home office

Do You Have a Second Office in the Home?

In today’s virtual world, home offices are becoming the norm. Many professionals are creating a hybrid work environment, splitting time between the office and home office.  Here are some tips when the Second Office in the Home Is a Principal Place of Business:

When possible, you want to claim that your second office in the home qualifies as a principal place of business because this classification

  • gives you the home office deduction, and
  • eliminates commuting from your home to your regular office.

Current law gives you two ways to claim your office in the home as a principal office:

  • First, as a principal office under the rules that the Supreme Court finalized in Soliman
  • Second, as a principal office under the alternative after-Soliman rules, wherein lawmakers added this alternative: “… the term principal place of business includes a place of business which is used by the taxpayer for the administrative or management activities of any trade or business of the taxpayer if there is no other fixed location of such trade or business where the taxpayer conducts substantial administrative or management activities of such trade or business”

Test Your Knowledge:  If you have an office downtown where you spend 40 hours a week, can you claim that you have an office in your home that qualifies as a principal office if you spend only 12 hours a week working in the home office? If you said no, you are not alone. But you would also be wrong.

With the administrative or management rule, you can have your principal office in your home with 12 hours of work a week, even when you work at your other office for 40 hours.

Want to find out more?  Contact Emerald Financial Partners today!  We help individuals and businesses with all of your tax requirements!

Source: IRS Home Office Definition

 

Photo Credit:  https://www.steinhafels.com/office

gig economy

What Gig Economy Workers Should Know About Taxes and the IRS

Are you part of the gig economy?  According to WhatIs.com, the "gig economy is a free market system in which temporary positions are common and organizations contract with independent workers for short-term engagements. The trend toward a gig economy has begun. A study by Intuit predicted that by 2020, 40 percent of American workers would be independent contractors."  In basic terms, think about folks who are Uber drivers, Airbnb hosts, etc.  Basically, anyone who gets a 1099-K is part of the gig economy and that could mean the IRS will be focusing on you in the coming months and years.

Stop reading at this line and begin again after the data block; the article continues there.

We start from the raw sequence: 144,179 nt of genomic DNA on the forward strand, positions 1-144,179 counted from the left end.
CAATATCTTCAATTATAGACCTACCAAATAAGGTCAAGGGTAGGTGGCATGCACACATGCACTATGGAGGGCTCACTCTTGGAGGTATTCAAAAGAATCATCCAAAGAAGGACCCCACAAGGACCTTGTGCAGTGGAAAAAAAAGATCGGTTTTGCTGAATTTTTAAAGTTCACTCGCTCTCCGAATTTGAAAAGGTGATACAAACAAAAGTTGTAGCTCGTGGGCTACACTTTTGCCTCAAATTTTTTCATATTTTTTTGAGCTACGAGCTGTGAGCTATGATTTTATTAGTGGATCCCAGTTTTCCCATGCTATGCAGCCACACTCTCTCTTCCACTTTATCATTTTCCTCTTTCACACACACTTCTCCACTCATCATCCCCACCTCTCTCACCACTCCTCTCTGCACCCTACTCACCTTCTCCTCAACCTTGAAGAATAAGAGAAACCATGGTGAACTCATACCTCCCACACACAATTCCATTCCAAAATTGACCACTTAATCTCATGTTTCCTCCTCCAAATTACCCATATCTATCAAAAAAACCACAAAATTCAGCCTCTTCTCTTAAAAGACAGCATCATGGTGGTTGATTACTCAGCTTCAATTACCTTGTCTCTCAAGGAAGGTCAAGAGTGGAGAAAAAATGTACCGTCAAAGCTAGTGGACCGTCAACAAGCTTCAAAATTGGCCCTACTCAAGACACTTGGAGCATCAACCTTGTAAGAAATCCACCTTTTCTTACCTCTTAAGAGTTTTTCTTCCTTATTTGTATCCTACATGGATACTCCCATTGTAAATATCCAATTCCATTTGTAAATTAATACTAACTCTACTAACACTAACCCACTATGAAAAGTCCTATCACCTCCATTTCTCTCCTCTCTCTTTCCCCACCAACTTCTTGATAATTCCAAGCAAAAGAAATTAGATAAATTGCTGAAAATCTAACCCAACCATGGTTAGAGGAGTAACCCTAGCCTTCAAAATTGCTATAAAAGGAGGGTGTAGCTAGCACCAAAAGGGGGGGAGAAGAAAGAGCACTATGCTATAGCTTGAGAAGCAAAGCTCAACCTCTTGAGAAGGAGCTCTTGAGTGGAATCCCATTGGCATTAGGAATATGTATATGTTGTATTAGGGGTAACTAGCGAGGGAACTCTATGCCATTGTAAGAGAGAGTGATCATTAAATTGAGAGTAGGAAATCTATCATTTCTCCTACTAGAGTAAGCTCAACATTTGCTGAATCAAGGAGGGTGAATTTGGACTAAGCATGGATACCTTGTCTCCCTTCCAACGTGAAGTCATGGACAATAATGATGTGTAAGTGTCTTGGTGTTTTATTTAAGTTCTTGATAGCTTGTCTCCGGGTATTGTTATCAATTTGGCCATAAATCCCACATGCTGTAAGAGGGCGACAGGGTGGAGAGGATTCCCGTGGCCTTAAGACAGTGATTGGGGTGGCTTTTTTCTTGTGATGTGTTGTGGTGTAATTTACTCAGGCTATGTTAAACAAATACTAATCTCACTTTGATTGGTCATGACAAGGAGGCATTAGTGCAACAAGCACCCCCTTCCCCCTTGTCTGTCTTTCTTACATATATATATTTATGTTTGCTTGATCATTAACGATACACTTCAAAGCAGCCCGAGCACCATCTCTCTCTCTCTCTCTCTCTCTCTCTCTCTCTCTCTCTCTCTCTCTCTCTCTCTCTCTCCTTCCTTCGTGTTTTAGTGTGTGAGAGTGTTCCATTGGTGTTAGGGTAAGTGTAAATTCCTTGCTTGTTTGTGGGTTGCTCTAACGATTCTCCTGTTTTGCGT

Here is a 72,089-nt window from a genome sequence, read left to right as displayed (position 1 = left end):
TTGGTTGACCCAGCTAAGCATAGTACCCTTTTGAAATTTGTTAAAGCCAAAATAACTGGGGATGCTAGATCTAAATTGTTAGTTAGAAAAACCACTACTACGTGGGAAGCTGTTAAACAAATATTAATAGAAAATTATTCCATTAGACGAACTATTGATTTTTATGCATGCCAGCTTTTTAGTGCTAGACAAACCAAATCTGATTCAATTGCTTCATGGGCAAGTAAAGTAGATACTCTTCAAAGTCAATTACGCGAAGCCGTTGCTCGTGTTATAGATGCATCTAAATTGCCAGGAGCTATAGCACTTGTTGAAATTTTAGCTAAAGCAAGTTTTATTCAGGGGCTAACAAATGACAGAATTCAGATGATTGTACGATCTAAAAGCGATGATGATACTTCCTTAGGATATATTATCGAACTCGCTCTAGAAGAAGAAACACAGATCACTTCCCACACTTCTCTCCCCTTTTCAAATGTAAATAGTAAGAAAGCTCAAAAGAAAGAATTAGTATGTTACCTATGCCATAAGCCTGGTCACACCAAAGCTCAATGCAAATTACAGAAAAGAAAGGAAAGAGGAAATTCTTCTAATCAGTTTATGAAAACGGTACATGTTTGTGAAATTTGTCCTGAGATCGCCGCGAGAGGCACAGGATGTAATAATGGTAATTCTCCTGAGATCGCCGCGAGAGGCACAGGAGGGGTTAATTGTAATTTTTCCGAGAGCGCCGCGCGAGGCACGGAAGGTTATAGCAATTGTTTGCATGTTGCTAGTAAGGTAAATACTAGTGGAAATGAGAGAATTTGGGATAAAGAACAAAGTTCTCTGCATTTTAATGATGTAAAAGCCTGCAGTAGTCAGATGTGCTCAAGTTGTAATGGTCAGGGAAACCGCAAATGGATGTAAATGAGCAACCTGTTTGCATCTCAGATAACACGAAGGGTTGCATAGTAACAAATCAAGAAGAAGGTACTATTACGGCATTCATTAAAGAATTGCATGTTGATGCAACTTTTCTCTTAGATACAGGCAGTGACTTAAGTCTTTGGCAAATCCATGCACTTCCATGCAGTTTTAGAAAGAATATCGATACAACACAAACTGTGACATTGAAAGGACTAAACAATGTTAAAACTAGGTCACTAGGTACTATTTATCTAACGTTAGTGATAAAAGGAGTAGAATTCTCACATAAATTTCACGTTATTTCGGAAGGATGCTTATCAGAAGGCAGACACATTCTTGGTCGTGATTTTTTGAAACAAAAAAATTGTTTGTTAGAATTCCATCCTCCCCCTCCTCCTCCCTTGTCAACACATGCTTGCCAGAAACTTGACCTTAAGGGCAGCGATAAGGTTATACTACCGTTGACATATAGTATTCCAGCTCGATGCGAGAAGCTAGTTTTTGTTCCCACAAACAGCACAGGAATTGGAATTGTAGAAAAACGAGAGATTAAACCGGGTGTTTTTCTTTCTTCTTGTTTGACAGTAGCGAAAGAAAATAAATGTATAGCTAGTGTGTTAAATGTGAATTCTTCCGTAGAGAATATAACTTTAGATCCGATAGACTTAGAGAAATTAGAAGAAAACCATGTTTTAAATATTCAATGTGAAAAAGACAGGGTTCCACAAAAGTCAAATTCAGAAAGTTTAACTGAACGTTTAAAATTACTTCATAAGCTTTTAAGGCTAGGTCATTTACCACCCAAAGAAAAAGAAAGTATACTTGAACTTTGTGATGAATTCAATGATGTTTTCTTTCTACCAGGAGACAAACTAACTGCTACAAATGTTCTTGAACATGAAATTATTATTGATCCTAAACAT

A new report from the Treasury Inspector General for Tax Administration (TGITA)  said the IRS should be providing more accurate guidance and notices regarding self‑employment tax obligations. Many self-employed workers are responsible for tax withholding and compliance and the guidelines may not be clear.

For the report, the TIGTA reviewed cases in the IRS’s Automated Underreporter program for taxpayers who work in the gig economy with discrepancies between what’s reported on their income tax returns and the payments reported on their 1099-K forms, payment card and third-party network transactions, by payers for tax years 2012 through 2015.  The discrepancies and underpayments of taxes were very concerning.

The TIGTA noted that the treasury regulations don’t require companies to issue a Form 1099-K unless workers earn at least $20,000 and engage in at least 200 transactions. That means many taxpayers, who earn income in the gig economy, don’t necessarily receive a Form 1099-K, so their income isn’t always reported to the IRS. “When income is not reported to the IRS, taxpayers are more likely to be noncompliant,” said the report.

This issue will likely be further investigated, and new processes put into place to minimize non-compliance but it also may cause gig economy workers to be at a much higher risk for future audits.

 

Source: https://www.accountingtoday.com/

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